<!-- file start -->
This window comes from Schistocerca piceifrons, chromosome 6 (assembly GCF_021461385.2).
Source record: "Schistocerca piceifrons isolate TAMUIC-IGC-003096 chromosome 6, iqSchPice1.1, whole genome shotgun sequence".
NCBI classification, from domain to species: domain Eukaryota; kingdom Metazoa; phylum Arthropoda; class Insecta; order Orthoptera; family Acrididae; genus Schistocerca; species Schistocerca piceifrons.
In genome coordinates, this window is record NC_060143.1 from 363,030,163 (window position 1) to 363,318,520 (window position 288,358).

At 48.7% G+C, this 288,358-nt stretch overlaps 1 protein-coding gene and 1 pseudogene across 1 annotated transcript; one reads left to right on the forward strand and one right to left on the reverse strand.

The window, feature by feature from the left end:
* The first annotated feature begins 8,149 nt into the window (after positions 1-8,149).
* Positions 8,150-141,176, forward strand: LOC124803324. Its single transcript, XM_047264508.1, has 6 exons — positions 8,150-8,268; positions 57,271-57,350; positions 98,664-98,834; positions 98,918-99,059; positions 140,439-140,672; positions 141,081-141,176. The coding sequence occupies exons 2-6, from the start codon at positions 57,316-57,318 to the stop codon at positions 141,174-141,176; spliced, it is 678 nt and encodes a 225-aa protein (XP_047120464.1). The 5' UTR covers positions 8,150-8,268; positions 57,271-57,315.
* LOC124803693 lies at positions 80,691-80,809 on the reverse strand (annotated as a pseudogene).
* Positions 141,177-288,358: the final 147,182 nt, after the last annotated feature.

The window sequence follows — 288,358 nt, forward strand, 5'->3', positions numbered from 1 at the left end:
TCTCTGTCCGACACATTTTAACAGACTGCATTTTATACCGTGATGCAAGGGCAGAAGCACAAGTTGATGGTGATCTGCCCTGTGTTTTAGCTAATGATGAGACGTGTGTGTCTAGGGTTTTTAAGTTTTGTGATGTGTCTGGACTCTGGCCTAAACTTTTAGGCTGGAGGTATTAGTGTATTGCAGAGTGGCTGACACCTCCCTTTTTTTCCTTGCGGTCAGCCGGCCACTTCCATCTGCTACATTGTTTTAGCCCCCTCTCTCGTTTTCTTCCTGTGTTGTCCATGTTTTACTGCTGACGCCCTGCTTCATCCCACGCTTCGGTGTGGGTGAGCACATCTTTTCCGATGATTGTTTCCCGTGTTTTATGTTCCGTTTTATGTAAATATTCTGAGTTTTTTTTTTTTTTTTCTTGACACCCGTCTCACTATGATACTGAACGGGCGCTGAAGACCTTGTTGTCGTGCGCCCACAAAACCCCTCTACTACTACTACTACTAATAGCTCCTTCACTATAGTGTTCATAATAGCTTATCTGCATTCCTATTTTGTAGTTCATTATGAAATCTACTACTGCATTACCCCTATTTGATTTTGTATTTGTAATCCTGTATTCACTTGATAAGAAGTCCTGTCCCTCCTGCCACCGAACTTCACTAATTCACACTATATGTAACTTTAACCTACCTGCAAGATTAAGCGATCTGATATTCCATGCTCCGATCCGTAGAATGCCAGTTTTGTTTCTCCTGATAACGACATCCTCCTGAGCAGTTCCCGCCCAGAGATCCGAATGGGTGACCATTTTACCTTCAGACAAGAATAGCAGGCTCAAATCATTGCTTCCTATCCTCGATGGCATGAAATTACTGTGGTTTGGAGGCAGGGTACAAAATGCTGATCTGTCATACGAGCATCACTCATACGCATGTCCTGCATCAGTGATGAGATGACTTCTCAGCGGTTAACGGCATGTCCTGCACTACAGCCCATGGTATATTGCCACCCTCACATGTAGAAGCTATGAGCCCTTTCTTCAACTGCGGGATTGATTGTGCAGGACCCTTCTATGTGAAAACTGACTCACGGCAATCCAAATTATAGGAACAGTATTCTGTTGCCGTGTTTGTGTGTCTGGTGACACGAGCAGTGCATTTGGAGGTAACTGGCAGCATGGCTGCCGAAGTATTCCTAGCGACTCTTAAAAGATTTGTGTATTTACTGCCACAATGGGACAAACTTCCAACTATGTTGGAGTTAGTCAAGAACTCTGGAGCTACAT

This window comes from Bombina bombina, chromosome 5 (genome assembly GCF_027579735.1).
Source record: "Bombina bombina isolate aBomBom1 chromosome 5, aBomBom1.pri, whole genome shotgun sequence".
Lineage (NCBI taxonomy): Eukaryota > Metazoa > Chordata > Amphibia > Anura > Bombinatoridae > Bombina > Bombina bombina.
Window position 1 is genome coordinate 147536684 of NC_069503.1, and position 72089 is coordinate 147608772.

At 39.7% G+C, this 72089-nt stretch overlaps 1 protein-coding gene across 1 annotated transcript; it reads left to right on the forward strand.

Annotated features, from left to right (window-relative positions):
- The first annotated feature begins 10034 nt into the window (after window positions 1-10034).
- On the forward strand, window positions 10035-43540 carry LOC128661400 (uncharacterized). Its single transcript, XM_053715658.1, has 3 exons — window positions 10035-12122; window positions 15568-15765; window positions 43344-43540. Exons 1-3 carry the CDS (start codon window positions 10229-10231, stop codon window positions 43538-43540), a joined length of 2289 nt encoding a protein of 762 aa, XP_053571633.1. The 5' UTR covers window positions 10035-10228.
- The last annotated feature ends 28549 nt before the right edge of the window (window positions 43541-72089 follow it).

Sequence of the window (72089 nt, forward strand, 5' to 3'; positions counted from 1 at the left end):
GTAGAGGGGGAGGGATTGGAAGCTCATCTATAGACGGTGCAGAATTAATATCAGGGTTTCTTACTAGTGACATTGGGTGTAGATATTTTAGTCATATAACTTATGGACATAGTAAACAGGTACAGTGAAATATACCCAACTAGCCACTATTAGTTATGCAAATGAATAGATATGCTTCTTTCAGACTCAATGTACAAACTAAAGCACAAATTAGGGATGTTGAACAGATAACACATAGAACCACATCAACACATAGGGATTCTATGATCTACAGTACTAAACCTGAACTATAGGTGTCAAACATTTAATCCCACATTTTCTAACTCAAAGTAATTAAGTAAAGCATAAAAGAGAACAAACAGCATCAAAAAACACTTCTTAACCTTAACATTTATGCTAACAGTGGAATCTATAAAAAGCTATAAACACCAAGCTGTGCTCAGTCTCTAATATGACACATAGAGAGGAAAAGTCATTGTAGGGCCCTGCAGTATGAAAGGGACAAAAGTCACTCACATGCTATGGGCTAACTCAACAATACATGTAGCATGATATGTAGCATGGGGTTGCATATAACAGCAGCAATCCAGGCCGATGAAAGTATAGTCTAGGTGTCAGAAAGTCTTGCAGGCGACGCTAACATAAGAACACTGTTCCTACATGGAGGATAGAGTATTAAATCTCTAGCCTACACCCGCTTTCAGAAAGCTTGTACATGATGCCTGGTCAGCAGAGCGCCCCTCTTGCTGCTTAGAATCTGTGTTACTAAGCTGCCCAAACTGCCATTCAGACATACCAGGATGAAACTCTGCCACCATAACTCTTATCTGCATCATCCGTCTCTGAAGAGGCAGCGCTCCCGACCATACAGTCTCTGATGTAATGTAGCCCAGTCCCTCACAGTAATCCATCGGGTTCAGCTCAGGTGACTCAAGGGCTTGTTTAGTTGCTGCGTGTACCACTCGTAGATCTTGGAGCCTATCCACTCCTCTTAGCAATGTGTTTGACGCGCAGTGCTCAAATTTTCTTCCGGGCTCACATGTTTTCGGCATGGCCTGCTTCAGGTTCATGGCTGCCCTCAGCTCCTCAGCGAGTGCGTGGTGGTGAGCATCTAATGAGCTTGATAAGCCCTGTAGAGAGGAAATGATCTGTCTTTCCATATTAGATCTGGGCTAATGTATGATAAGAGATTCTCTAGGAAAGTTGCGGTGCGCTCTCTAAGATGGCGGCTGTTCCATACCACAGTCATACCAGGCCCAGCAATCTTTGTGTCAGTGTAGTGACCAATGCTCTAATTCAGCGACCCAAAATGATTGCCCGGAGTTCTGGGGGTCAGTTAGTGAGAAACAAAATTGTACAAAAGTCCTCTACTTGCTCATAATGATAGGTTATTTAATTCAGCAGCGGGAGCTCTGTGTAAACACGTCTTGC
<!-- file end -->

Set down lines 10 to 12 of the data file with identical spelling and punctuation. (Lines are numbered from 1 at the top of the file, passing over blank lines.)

* Positions 141,177-288,358: the final 147,182 nt, after the last annotated feature.

The window sequence follows — 288,358 nt, forward strand, 5'->3', positions numbered from 1 at the left end:
TCTCTGTCCGACACATTTTAACAGACTGCATTTTATACCGTGATGCAAGGGCAGAAGCACAAGTTGATGGTGATCTGCCCTGTGTTTTAGCTAATGATGAGACGTGTGTGTCTAGGGTTTTTAAGTTTTGTGATGTGTCTGGACTCTGGCCTAAACTTTTAGGCTGGAGGTATTAGTGTATTGCAGAGTGGCTGACACCTCCCTTTTTTTCCTTGCGGTCAGCCGGCCACTTCCATCTGCTACATTGTTTTAGCCCCCTCTCTCGTTTTCTTCCTGTGTTGTCCATGTTTTACTGCTGACGCCCTGCTTCATCCCACGCTTCGGTGTGGGTGAGCACATCTTTTCCGATGATTGTTTCCCGTGTTTTATGTTCCGTTTTATGTAAATATTCTGAGTTTTTTTTTTTTTTTTCTTGACACCCGTCTCACTATGATACTGAACGGGCGCTGAAGACCTTGTTGTCGTGCGCCCACAAAACCCCTCTACTACTACTACTACTAATAGCTCCTTCACTATAGTGTTCATAATAGCTTATCTGCATTCCTATTTTGTAGTTCATTATGAAATCTACTACTGCATTACCCCTATTTGATTTTGTATTTGTAATCCTGTATTCACTTGATAAGAAGTCCTGTCCCTCCTGCCACCGAACTTCACTAATTCACACTATATGTAACTTTAACCTACCTGCAAGATTAAGCGATCTGATATTCCATGCTCCGATCCGTAGAATGCCAGTTTTGTTTCTCCTGATAACGACATCCTCCTGAGCAGTTCCCGCCCAGAGATCCGAATGGGTGACCATTTTACCTTCAGACAAGAATAGCAGGCTCAAATCATTGCTTCCTATCCTCGATGGCATGAAATTACTGTGGTTTGGAGGCAGGGTACAAAATGCTGATCTGTCATACGAGCATCACTCATACGCATGTCCTGCATCAGTGATGAGATGACTTCTCAGCGGTTAACGGCATGTCCTGCACTACAGCCCATGGTATATTGCCACCCTCACATGTAGAAGCTATGAGCCCTTTCTTCAACTGCGGGATTGATTGTGCAGGACCCTTCTATGTGAAAACTGACTCACGGCAATCCAAATTATAGGAACAGTATTCTGTTGCCGTGTTTGTGTGTCTGGTGACACGAGCAGTGCATTTGGAGGTAACTGGCAGCATGGCTGCCGAAGTATTCCTAGCGACTCTTAAAAGATTTGTGTATTTACTGCCACAATGGGACAAACTTCCAACTATGTTGGAGTTAGTCAAGAACTCTGGAGCTACAT